Date of the Undead

Love never dies... sometimes, it is undead. In My Boyfriend is a Zombie, a teenaged girl falls for the unique charms of a local zombie boy. The events of this bizarre romance lead to an exuberant, if at times overly silly and kitschy, 1950's-style rock musical. The story begins with four schoolgirls hanging out at a sleepover party. The girlish festivities are interrupted when a zombie comes knocking outside. At first, the girls are frightened; they believe the zombie intends to eat them. However, after running into him again at school and the local soda shoppe, Paula is faced with an odd realization. This zombie, by the name of Grrr, may wish to eat other humans, but in her case, he only desires to take her to the Halloween Hop high school dance.

The piece rolls along with a charming exuberance. The fairly ridiculous tale, somewhat reminiscent of the campy style of The Toxic Avenger musical, is punctuated with many humorous bits and gimmicks. Many of the jokes are built upon clichés; some hit as comic gems while others are perhaps less effective. The overall mood of the play is light and fun, so it is easy to get swept up in this tale of first love and zombie fear.

The music is catchy and is all well-suited to the 1950s motif. As a viewer, it is easy to think of yourself as witnessing an off-beat Grease, one where the young people are both charming and somewhat idiotic simultaneously. There is a particularly fantastic zombie tap dance, which is a highlight amongst the well-sung and excellently danced collection of musical numbers. These are the kinds of tunes you can find yourself still humming hours after the play is done.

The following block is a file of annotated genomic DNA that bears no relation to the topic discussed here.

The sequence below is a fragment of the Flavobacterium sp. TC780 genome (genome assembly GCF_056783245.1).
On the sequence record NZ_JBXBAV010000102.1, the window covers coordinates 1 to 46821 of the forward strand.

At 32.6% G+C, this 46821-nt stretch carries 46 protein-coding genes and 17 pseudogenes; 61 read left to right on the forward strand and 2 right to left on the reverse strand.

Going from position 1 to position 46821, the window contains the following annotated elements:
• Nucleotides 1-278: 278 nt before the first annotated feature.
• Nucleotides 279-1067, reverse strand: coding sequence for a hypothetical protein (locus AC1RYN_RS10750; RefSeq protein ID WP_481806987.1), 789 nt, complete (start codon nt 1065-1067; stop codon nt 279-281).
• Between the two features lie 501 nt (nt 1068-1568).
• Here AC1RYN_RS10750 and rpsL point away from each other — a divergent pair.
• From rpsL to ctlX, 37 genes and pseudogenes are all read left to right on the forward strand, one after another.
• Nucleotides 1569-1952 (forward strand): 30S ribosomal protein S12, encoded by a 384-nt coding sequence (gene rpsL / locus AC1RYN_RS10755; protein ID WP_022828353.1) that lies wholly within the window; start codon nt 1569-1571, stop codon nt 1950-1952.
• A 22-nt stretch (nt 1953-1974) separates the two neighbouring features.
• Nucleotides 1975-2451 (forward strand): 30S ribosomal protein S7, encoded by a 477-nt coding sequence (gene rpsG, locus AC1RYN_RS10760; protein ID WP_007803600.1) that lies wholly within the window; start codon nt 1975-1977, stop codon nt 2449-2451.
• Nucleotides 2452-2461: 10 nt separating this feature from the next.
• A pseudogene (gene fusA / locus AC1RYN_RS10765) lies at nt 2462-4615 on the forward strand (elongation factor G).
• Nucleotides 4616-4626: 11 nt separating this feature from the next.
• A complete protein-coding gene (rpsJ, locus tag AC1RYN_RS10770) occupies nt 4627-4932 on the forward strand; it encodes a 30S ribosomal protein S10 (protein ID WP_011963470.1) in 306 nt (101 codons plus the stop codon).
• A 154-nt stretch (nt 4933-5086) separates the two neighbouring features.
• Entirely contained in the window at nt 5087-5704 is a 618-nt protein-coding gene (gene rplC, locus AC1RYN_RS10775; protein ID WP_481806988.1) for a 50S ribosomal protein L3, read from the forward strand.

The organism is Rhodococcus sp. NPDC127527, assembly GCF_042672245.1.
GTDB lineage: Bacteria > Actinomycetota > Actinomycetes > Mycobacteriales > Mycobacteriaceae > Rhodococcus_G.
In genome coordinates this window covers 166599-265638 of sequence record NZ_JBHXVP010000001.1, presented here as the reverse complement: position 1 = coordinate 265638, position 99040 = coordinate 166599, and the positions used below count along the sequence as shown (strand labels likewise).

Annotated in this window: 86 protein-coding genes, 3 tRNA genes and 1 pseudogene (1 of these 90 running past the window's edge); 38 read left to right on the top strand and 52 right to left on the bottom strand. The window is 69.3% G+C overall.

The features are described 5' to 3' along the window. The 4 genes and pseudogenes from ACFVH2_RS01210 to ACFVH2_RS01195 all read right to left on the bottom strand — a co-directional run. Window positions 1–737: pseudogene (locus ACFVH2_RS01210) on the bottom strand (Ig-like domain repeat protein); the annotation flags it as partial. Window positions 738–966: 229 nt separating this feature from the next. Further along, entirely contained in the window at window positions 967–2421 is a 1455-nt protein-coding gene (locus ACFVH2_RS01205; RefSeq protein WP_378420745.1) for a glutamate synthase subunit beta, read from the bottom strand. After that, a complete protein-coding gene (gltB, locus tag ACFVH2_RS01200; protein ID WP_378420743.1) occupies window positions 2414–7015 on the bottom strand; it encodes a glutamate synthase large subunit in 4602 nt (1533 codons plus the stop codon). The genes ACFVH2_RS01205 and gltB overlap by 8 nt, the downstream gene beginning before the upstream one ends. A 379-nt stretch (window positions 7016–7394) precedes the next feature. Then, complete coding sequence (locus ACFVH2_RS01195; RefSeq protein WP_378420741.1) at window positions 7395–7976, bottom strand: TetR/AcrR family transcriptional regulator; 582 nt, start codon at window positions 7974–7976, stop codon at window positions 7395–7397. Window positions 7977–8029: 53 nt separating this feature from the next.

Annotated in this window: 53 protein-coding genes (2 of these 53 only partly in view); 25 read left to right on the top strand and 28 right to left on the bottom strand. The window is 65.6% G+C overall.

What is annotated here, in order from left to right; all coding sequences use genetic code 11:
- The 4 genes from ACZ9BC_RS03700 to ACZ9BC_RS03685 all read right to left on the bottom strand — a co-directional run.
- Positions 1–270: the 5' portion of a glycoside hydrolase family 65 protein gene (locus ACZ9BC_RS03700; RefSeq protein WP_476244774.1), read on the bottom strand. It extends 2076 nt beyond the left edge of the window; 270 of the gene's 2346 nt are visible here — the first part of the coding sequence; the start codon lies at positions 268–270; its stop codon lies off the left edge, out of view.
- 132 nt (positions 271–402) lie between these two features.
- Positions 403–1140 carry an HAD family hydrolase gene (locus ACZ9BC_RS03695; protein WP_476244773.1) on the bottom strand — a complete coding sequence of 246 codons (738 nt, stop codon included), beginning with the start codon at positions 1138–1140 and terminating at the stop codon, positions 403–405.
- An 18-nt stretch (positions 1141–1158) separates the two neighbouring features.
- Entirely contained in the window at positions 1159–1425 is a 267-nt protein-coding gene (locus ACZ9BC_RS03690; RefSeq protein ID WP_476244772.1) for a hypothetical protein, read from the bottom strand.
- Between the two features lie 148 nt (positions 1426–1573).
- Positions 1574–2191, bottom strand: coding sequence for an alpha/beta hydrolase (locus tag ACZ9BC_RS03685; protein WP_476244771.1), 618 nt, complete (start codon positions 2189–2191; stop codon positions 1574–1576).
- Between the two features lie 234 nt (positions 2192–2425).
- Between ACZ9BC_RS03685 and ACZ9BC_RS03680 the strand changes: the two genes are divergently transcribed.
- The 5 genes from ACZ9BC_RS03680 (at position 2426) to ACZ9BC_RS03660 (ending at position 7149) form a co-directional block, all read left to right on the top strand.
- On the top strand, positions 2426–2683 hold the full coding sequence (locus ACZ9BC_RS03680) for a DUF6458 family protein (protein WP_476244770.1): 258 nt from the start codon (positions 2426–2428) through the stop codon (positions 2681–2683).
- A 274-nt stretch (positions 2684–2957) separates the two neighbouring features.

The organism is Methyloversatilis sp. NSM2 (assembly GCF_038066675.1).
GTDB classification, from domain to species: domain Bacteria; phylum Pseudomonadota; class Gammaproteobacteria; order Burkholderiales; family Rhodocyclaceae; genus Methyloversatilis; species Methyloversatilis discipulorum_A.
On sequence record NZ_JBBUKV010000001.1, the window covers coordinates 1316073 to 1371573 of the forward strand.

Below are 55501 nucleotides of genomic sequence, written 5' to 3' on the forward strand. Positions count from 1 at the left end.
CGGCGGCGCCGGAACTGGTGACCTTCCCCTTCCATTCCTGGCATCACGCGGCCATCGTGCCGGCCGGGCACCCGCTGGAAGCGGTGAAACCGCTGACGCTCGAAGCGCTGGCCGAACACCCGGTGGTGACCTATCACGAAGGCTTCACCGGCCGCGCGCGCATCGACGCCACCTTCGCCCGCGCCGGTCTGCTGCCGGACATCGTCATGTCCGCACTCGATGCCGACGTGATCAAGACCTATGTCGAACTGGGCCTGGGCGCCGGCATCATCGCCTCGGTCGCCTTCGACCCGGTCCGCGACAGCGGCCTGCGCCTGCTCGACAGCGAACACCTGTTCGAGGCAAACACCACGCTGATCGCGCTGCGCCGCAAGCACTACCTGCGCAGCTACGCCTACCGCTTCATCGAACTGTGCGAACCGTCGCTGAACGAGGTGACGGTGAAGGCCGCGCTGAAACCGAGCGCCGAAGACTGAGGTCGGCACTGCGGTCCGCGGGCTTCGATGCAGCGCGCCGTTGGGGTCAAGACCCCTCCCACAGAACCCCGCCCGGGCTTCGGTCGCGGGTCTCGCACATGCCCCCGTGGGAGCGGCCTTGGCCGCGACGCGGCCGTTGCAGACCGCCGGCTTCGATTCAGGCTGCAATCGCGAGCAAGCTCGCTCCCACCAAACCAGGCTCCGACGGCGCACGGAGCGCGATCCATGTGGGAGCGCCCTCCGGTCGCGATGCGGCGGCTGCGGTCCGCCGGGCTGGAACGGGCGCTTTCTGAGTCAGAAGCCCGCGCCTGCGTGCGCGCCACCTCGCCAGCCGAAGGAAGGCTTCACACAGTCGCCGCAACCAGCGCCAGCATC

The production aesthetics are slight: just three downstage microphones, walls full of records, and an on-stage band. Locations are suggested by iconic set pieces and the descriptive dialogue. This show may have benefited from a more over-the-top theatrical setting. The piece feels about to explode with its playful energy, but this is not mirrored in the on-stage space. The use of the microphones is hard to justify: they were not incorporated into the scenic world of the various moments nor were any of the characters, with the exception of Zombette, who acts a narrator, addressing this fourth-wall breaking practice. Singing out loud and doing large-scale dance numbers are just what these kids do, no further explanation necessary.

Despite its oddities, My Boyfriend is a Zombie makes for a very enjoyable night in the theater. It gives its audiences the opportunity to have some good laughs and listen to some fine music. It is not hard to be charmed by this zombie. It may be a little rough around the edges, but it is lovable nonetheless.

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